There may be nothing better than hearing a 10 year old run the length of "arrivals" at full speed outside the airport into her uncle's arms.
Feelings. All of them. At the same time.
After flying through the night, exhausted and hungry, I didn't think I'd be so weepy and sentimental. I usually save those feelings for viewing videos of animals that are unlikely best friends (Mr. G and Jellybean? Cue the curtain of sobbing). But I kind of stayed exhausted, hungry and sentimental for four days.
I have had a complicated relationship with Bedford, Michigan, my hometown, ever since I left as red-faced angry 18 year old. Even though I had so much to complain about, I showed it off to my college friends like a badge of honor when we'd take turns visiting each others hometown on weekends when campus was boring. But when I came back to live as an adult 10 minutes from Bedford, and fell in love and married a Bedford native, there was still a feeling that I hadn't "made" it because there was a lot of the world that I hadn't seen yet. We got married and eventually made enough money to travel, which opened up life-changing doors as I type this in my cozy west shore apartment, free from stifling humidity and poisonous insects. But the complicated relationship stood when I left, and I had to somehow rationalize living "here" instead of "there" by qualifying my hometown as a cesspool of socially conservative dude bros that have green slime water and are afraid of diversity. And I, the chosen one, live in a mountain utopia, free from ignorance, negative wind chills and scabies.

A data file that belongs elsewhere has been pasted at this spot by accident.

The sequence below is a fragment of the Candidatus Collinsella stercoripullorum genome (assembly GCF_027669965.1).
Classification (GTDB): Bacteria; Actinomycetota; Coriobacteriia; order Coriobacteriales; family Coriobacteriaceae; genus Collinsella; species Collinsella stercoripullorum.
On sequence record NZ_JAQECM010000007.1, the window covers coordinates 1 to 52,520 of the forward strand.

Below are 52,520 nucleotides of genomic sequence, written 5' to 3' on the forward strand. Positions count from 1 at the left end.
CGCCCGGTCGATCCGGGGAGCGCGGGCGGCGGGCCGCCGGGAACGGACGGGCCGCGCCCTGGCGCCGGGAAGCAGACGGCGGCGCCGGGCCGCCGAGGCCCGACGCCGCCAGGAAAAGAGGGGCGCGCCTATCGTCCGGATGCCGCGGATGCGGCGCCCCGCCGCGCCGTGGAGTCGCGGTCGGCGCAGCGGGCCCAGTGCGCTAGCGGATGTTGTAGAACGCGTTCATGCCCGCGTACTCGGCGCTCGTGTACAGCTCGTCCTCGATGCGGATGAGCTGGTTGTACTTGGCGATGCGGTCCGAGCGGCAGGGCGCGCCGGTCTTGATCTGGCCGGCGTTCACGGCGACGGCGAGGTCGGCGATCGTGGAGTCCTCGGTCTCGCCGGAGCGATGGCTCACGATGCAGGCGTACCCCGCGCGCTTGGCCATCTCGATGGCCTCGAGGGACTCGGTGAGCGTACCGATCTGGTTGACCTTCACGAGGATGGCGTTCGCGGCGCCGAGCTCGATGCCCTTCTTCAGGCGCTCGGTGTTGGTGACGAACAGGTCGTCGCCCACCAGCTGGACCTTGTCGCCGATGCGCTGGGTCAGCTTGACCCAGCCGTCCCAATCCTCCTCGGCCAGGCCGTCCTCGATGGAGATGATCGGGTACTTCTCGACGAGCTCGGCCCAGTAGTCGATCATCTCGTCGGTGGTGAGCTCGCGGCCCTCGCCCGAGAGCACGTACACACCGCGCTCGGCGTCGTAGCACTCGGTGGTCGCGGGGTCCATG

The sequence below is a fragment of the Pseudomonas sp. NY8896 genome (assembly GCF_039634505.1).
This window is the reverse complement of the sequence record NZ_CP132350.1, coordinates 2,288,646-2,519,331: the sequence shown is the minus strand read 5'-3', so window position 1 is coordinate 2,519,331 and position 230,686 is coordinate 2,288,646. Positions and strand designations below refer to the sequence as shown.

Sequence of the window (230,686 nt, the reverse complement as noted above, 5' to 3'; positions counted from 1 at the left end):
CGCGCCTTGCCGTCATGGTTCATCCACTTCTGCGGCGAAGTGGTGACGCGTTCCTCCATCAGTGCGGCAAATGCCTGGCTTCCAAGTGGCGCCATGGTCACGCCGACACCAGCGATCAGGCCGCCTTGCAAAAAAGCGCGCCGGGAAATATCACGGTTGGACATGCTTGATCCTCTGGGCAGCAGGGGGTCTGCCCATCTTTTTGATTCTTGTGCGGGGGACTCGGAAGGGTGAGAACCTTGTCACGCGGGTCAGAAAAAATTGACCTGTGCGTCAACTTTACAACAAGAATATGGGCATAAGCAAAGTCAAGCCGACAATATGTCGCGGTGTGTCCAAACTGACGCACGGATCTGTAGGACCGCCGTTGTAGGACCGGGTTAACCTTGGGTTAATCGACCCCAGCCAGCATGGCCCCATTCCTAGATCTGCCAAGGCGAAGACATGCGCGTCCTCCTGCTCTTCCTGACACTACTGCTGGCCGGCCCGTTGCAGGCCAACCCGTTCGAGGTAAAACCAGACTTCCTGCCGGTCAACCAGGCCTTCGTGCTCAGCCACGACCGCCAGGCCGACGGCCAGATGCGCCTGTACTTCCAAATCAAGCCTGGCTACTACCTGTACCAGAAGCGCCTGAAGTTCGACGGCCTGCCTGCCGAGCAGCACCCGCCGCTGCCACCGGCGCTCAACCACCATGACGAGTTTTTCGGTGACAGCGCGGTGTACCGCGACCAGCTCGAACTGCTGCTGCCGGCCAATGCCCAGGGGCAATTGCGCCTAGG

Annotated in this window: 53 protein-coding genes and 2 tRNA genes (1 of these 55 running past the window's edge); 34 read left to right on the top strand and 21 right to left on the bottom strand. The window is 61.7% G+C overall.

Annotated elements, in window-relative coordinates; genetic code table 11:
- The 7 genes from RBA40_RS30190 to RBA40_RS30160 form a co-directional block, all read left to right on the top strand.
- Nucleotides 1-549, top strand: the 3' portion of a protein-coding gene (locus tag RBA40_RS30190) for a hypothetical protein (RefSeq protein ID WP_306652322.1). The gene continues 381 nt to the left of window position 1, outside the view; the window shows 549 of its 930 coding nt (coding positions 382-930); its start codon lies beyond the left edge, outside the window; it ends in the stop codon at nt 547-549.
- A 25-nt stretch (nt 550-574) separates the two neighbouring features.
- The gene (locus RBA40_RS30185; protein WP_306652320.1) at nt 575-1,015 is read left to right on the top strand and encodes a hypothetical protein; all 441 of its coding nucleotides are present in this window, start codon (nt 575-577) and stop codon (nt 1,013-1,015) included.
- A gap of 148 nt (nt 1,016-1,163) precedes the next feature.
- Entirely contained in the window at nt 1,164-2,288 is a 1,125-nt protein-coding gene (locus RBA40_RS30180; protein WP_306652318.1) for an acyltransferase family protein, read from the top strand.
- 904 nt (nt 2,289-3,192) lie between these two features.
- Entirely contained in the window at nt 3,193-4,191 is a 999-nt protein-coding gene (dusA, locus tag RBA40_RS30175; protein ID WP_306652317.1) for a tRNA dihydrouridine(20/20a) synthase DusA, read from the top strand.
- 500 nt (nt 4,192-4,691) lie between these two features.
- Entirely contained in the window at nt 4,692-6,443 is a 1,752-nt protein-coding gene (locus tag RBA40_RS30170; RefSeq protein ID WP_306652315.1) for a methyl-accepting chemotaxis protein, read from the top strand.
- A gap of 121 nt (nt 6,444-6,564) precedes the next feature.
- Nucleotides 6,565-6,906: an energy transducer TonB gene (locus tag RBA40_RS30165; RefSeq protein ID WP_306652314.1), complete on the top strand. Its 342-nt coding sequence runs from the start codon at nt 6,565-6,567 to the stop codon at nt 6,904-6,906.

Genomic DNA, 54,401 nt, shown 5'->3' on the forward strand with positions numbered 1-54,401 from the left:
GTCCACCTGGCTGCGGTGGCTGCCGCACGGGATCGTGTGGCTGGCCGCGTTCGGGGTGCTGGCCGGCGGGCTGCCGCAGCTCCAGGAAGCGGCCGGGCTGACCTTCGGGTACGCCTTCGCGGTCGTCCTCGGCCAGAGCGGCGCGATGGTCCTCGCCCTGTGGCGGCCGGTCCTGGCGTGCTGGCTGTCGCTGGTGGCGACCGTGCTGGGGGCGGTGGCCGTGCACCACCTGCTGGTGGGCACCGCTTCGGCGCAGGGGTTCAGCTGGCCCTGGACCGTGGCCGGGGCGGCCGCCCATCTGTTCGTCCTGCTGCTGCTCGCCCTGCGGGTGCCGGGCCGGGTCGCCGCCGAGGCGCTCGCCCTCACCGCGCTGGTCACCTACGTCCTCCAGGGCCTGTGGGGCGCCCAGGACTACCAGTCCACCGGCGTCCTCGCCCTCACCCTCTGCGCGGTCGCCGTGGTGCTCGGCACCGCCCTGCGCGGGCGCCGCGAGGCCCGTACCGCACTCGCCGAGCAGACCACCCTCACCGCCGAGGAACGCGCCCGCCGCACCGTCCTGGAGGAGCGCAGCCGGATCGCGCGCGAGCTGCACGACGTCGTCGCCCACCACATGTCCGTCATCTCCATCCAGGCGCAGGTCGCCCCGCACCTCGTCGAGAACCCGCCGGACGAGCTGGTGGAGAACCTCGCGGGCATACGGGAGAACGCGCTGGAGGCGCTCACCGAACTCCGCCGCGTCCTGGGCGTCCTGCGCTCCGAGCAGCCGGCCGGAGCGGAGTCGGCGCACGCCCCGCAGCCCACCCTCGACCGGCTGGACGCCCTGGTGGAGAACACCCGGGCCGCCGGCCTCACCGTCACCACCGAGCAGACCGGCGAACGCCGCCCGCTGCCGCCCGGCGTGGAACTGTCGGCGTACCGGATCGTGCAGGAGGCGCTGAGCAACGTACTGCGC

You know, some of it's true.
But what I learned when flying into Detroit last weekend is that although there are butt holes everywhere, I am from an amazing place. And I was able to finally see how beautiful home is, and was, and how many people I know that fill up my heart with all that is made up of videos of unlikely animal best friends. Lots of healing. Lots of feelings. Lots of alcohol. Just a perfect weekend.
Friday started off like many from my past. Mud Hens. Adam Street. Old School Hip Hop Night and Mac and Cheese at the Attic. Going to bed way too late. This time I met someone from Oakland because of course I did.
Shane provided jokes and an external-hard-drive-of-a-brain about all things baseball.
I got to meet this guy....and this gal smiled a whole bunch :)
Riggins! She's like if there was a human made out of sparkles and a million smiles.
My sister-cousin came and we bebop-d to old school hip hop whilst leaning on the Wesley's patio bocce court. Perfect? Yes.
The first night ended with Taco Bell in my sister-in-law's mom car and Shane turning into Mush Mouth.
It's amazing how many perfect moments happened. The weather was perfect. The water didn't kill us. There wasn't a lot of thinking about securing the trash from the bears (weird).
Saturday was spent on Schnipke's Lake watching Onnica make sand castles.
Onnica, soon-to-be 2nd grader and sand artist
Paul spent some quality time with his dudes, Josh and Tony.
I forgot what it felt like to be able to see for miles.....
The best Saturday in a long time!
We spent our Saturday night in Josh's "man cave" although I think we agreed to call it something else because the women were enjoying it just as much as the men.
There is NOTHING better than looking around a table and seeing some of your best friends. All in the same room. Poker!